Personal Digital Assistant. Small portable computer, usually equipped with a quick start operating system, and used along with many other programs mainly for personal calendar, address and task management.
Personal Identification Number
This number is linked to the user name, and is used for user authentication.
Network principle in which the data exchange occurs decentrally, directly between the individual computers. In the VoIP field, this means that the connection exists directly between the two subscribers, without server or provider.
Plain Old Telephony System
This is the classic analog telephone.
Power over LAN
Power over LAN is used to identify a property of devices with Ethernet connection, e.g. IP telephones. Thus, the power supply is provided via the Ethernet connection line and not via a power mains plug, as usual. In this case, the Switch or the Hub to which this device is connected per Ethernet must be able to guarantee the power supply via the Ethernet line.
Public Switched Telephone Network
Umbrella term for analog telephone networks, which usually use digital switches.
Quality of Service
The quality in communication networks. Depending on the standard or protocol, different parameters are used for evaluating the properties, such as loss rate, availability, transfer rate and delay.
A router connects different kinds of networks to each other. It recognizes the bordering networks and neighboring routers and it determines the path of the data packet. This connection can be created by using either a software or a hardware solution.
Resource Reservation Protocol
IETF standard to guarantee a certain transmission qualities, such as bandwidth and priority via TCP/IP.
The workstation computers are connected (e.g. via Ethernet) to the server, which is the “central computer”.
Session Initiation Protocol
A network protocol which establishes a communication session between two or more subscribers.
A smartphone unites the functional scope of a mobile phone with that of a PDA. You can use a full keypad or touch screen and speak from a PDA phone. Digital cameras are sometimes also incorporated, as in many mobile phones.
Simple Network Management Protocol
Network protocol developed by the IETF - an open international voluntary association of network engineers, manufacturers and users, which is responsible for proposals for Internet standardization -, to enable network elements (e.g. routers, servers, switches, printers, computers etc.) to be monitored and controlled from a central station.
Simple Network Time Protocol
Standard for synchronizing clocks in computer systems over packet-based communication networks. Although mostly handled via UDP, can also be transported using other layer 4 protocols such as TCP. Specifically developed to enable reliable timing over networks with variable packet propagation time (ping).
Voice Compression
The voice data are compressed and sent via the network. This reduces the amount of data to be transmitted. This is especially important for the Home Office connection and the coupling of several branch offices via the Internet.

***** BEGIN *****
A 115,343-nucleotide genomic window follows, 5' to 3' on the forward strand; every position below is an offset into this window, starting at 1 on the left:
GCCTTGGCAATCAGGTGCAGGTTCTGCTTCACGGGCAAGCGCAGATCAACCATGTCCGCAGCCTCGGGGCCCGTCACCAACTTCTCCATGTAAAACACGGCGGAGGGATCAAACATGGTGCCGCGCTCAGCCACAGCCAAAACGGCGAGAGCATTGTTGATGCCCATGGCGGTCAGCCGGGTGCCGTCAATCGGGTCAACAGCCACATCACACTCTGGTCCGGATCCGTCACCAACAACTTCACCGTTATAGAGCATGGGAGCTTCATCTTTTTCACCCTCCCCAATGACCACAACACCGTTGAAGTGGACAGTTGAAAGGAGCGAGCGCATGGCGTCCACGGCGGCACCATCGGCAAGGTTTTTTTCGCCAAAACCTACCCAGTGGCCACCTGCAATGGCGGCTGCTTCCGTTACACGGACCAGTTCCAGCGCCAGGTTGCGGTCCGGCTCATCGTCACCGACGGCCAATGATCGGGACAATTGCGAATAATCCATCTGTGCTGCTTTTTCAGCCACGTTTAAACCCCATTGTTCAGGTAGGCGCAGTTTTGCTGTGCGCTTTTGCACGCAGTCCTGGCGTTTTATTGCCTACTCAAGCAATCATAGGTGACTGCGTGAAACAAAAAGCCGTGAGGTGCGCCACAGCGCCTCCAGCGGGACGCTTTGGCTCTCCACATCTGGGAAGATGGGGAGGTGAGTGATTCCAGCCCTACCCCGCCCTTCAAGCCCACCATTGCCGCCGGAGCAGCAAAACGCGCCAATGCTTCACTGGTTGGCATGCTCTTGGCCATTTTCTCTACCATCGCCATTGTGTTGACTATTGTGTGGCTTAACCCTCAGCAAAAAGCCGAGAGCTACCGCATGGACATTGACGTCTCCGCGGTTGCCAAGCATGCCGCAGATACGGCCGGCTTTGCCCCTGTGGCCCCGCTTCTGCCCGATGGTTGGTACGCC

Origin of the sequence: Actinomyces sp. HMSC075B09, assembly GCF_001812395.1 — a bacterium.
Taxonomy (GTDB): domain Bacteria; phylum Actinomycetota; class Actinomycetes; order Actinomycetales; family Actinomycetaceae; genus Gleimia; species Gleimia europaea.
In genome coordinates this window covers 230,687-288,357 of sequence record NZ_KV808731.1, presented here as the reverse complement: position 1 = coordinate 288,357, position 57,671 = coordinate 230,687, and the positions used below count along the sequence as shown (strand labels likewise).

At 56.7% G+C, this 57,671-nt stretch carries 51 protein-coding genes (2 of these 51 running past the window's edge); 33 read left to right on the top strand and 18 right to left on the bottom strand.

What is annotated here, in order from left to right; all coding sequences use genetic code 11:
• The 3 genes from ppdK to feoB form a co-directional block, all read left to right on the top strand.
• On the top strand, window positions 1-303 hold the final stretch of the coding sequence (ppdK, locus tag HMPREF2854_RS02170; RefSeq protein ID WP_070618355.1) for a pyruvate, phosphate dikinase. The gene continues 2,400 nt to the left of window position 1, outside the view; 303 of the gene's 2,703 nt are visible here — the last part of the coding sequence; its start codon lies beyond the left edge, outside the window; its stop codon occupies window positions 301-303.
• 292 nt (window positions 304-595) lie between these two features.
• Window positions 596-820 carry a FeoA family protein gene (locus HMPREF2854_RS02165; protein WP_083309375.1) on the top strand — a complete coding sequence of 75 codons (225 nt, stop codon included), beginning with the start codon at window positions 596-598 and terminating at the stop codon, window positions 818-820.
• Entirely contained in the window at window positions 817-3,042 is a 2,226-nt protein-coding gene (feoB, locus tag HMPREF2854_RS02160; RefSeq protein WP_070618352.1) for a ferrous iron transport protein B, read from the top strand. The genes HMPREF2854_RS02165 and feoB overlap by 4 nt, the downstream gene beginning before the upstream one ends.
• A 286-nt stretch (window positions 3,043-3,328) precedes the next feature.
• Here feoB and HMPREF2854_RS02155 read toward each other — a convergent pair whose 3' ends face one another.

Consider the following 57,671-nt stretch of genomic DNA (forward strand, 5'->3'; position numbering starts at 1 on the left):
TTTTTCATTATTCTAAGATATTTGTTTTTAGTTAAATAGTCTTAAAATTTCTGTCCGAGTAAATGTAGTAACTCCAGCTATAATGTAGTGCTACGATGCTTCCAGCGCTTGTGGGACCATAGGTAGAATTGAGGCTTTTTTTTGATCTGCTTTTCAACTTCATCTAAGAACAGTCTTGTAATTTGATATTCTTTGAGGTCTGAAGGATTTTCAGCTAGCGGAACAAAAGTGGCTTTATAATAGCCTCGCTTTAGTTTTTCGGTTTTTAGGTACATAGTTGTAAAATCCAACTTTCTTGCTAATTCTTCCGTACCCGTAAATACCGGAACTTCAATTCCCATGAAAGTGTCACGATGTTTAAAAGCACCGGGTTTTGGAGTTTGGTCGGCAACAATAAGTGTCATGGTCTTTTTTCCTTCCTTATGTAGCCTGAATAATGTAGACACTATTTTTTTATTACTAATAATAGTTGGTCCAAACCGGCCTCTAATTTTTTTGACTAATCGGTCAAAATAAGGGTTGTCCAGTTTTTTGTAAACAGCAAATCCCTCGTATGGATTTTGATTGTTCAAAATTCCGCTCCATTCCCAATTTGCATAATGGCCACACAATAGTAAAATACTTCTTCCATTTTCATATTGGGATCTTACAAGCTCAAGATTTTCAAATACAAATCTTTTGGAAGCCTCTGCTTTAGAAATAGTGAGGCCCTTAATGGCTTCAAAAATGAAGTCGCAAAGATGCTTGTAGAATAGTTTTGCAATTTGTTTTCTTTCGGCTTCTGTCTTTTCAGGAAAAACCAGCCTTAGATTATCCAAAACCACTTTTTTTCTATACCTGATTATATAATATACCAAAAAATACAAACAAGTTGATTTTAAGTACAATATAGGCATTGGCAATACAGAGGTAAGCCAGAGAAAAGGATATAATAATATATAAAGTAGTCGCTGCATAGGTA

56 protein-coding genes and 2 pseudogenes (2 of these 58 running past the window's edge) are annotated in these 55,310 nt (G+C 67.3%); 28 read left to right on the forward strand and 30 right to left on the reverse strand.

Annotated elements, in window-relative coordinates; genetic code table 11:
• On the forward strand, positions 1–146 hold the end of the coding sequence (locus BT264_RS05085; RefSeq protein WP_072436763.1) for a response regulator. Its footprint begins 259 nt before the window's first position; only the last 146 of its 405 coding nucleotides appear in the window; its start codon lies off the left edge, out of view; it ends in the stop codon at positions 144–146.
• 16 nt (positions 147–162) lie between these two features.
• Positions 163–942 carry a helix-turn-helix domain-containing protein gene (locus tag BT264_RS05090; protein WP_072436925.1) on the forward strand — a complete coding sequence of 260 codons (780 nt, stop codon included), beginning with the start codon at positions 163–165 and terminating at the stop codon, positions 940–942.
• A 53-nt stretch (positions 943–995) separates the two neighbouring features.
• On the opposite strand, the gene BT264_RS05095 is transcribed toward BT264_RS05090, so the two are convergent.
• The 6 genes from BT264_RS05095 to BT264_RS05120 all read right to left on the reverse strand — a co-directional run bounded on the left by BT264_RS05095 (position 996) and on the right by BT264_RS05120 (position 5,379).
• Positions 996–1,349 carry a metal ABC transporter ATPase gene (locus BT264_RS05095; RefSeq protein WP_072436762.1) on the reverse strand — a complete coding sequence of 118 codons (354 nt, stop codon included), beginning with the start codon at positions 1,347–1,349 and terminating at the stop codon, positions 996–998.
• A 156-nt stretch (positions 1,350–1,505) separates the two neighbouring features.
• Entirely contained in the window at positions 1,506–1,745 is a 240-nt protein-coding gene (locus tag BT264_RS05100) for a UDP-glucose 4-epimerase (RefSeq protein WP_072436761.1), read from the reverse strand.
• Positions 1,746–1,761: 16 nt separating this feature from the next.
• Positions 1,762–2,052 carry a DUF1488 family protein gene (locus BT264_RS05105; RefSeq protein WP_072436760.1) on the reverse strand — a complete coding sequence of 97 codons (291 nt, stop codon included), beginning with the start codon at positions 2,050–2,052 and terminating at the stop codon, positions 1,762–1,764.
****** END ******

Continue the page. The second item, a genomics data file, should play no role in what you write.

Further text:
STUN is a simple network protocol that recognizes the existence and type of firewalls and NAT routers and uses this information to bypass them.
A network can be divided into several subnets. For example, it is possible to use the IP address to address all computers, which have the number 192.177.65. in common and which only differ from one another in terms of the last three digits (xxx). The subnet mask indicates which positions should be used for differentiation within the subnet. In a subnet, two subscribers communicate directly with each other. The IP packets only have to pass through the router if subscribers communicate outside of the subnet.
A Switch is an active hub, which functions as a kind of exchange. In contrast to the hub, the switch does not forward the incoming data packets to all lines, but rather only to that line which leads to the destination of the packet.
Terminal Adapter
Terminal Application Programming Interface
Interface for programming terminal applications
TE mode
Terminal Endpoint
Terminal Endpoint Identifier
With the help of the TEI, different terminals are addressed to an ISDN bus on Layer 2.
Transmission Control Protocol / Internet Protocol
Two commonly used protocols for the transfer of data and for Internet connection, which can be implemented on different types of transport media.
Transport Layer Security
Internet protocol for encrypted data transfer (SSL advancement)
TAPI Service Provider, driver for TAPI devices
Unified Messaging
Message management system developed in 1989. It denotes a method of bringing incoming and outgoing messages of any kind (e.g. voicemail, email, fax, SMS, MMS, etc) into a standardized form, and granting the user access to this via a wide range of clients (fixed network or mobile phone, email client).
Universal Serial Bus. Bus system for connecting a computer to ancillary equipment. A USB port takes little space, and can supply power to simple devices such as a mouse, a phone or a keyboard. Devices equipped with USB can be connected to each other during active operation (hot plugging), and their properties can be detected automatically.
Virtual LAN. Virtual local network within a physical network. A widespread technical implementation of VLANs is partially defined in the standard IEEE 802.1Q.
Voice over IP
Collective term for all techniques for transmitting voice over IP networks.
Wireless Application Protocol. The Wireless Application Protocol denotes a collection of technologies and protocols, whose aim is to make Internet content available for the slower transmission rates and the longer response times in mobile radio, as well as for the small displays of mobile telephones. WAP is thus in direct competition with the i-mode services.
A file format used for recording voice or music, for example, announcement texts, music on hold, or Voicemail. 16KB of memory are required for each recorded second.